Parturition-induced pelvic instability is a rare condition seen in women following vaginal delivery.
The incidence of symphyseal rupture after vaginal delivery ranges from one in 600 to one in 30,000 deliveries 1.
Predisposing factors include multiparity, complicated delivery, forceps or vacuum assisted delivery, shoulder dystocia, maternal hip dysplasia or prior pelvic trauma, hyperabduction of the thighs, and epidural anaesthesia 3,4.
Peripartum ligamentous relaxation with moderate widening of the pubic symphysis and sacroiliac joints is physiologic and occurs regularly. It is thought to be hormonally mediated by relaxin and progesterone 2. Physiologic peripartum symphyseal widening ranges from 3-7 mm and often remains asymptomatic. Slight pubic diastasis in the absence of clinical symptoms is frequent and does not necessitate medical treatment. After delivery, laxity of these ligaments gradually diminishes, the pubic diastalsis disappears, and pelvic stability is restored.
Treatment and prognosis
Treatment of postpartum symphyseal rupture has traditionally been non-operative and conservative 5,6. Bed rest, usually in a decubitus position, analgesics and the application of a pelvic binder to facilitate reduction of the diastalsis are sufficient to ensure full recovery in most case. The successful surgical treatment of the chronic postpartum pelvic pain usually is anterior pubic fixation with or without sacroiliac joint stabilisation.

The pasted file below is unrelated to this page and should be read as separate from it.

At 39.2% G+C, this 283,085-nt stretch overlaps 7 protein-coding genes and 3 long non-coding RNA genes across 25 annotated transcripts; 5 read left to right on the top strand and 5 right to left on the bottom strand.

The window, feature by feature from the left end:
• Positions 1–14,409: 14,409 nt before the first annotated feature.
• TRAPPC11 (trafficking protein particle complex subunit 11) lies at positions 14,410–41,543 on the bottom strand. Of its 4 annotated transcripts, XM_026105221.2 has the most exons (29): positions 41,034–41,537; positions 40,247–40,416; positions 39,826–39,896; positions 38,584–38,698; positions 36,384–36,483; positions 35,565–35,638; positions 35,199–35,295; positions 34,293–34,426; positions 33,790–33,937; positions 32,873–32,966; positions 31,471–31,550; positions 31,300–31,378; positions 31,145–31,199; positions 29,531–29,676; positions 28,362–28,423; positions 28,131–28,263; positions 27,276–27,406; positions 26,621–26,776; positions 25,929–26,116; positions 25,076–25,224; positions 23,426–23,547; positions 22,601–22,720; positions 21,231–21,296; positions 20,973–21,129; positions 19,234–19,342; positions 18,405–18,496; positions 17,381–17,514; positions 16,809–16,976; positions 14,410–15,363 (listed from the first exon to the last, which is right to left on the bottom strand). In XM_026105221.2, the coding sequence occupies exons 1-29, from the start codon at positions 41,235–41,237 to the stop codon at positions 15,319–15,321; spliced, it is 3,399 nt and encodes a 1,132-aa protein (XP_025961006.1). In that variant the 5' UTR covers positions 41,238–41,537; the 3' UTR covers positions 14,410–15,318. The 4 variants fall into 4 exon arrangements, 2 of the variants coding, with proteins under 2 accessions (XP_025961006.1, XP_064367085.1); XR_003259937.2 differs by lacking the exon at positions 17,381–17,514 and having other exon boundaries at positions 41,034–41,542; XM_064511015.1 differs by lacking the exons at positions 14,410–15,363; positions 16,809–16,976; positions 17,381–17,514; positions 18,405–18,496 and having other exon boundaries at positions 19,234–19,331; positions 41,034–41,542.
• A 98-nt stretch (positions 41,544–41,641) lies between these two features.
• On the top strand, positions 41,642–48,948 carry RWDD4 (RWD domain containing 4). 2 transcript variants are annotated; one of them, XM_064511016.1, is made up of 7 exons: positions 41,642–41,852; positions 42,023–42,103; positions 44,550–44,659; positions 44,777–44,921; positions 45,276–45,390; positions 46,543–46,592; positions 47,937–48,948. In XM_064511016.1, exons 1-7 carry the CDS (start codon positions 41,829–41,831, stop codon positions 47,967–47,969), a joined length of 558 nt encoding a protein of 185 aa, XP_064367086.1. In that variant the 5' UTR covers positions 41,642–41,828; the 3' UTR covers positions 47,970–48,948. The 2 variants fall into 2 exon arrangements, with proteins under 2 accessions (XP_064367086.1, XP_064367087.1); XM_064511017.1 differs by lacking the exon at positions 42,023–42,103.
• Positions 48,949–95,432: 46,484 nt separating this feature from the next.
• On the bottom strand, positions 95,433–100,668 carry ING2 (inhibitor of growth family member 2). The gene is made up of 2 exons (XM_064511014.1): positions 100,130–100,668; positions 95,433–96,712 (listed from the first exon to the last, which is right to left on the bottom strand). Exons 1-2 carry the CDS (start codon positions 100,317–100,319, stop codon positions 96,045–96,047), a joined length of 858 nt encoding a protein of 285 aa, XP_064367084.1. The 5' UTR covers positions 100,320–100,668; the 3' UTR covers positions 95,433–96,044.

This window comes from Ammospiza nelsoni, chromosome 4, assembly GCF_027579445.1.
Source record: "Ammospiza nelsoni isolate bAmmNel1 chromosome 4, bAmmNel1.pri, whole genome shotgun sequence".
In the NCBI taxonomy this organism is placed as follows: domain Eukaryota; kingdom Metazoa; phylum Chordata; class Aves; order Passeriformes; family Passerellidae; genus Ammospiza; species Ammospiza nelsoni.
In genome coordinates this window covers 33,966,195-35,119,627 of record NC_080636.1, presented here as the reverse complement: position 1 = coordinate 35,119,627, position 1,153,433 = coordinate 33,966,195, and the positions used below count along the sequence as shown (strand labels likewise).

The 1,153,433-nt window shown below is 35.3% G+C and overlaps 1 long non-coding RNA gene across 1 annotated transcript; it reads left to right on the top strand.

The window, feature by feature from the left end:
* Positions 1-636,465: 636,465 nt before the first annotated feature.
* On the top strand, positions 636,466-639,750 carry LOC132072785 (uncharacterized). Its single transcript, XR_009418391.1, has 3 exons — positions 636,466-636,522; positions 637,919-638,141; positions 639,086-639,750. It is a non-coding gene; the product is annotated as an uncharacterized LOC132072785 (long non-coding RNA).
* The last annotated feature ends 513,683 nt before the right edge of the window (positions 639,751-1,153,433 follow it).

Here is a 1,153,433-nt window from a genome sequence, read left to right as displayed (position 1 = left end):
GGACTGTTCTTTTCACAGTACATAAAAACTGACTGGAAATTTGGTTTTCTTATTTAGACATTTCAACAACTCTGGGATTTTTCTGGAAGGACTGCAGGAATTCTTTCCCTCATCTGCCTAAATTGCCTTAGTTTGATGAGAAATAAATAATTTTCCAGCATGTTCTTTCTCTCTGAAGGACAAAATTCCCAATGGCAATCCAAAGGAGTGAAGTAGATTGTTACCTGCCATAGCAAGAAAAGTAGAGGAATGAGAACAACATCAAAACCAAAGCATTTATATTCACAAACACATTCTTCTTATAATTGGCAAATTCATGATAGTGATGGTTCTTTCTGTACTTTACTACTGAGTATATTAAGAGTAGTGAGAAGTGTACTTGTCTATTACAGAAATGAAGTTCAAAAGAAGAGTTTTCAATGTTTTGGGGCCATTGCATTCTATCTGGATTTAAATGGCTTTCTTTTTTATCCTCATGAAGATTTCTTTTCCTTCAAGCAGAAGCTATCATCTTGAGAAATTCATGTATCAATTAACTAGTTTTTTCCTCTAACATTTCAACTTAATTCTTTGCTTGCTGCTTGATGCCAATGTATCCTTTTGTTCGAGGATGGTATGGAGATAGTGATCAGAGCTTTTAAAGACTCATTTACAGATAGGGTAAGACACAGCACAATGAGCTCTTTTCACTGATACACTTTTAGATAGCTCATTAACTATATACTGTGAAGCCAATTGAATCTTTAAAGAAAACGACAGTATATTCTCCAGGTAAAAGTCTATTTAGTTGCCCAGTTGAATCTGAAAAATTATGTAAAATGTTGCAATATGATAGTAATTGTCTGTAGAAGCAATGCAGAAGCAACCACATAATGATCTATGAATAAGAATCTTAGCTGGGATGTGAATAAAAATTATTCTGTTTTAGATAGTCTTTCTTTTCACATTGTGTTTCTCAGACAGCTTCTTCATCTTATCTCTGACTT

The occurrence of a symphyseal separation should not significantly alter the management of subsequent pregnancies, and conservative therapy is recommended for any recurrence of symptoms.
- 1. Taylor RN, Sonson RD. Separation of the pubic symphysis. An underrecognized peripartum complication. (1986) The Journal of reproductive medicine. 31 (3): 203-6. Pubmed
- 2. Putschar WG. The structure of the human symphysis pubis with special consideration of parturition and its sequelae. (1976) American journal of physical anthropology. 45 (3 pt. 2): 589-94. doi:10.1002/ajpa.1330450324 - Pubmed
- 3. Cappiello GA, Oliver BC. Rupture of symphysis pubis caused by forceful and excessive abduction of the thighs with labor epidural anesthesia. (1995) The Journal of the Florida Medical Association. 82 (4): 261-3. Pubmed
- 4. Musumeci R, Villa E. Symphysis pubis separation during vaginal delivery with epidural anesthesia. Case report. (1994) Regional anesthesia. 19 (4): 289-91. Pubmed
- 5. Dunbar RP, Ries AM. Puerperal diastasis of the pubic symphysis. A case report. (2002) The Journal of reproductive medicine. 47 (7): 581-3. Pubmed
- 6. Omololu AB, Alonge TO, Salawu SA. Spontaneous pubic symphysial diastasis following vaginal delivery. (2018) African journal of medicine and medical sciences. 30 (1-2): 133. Pubmed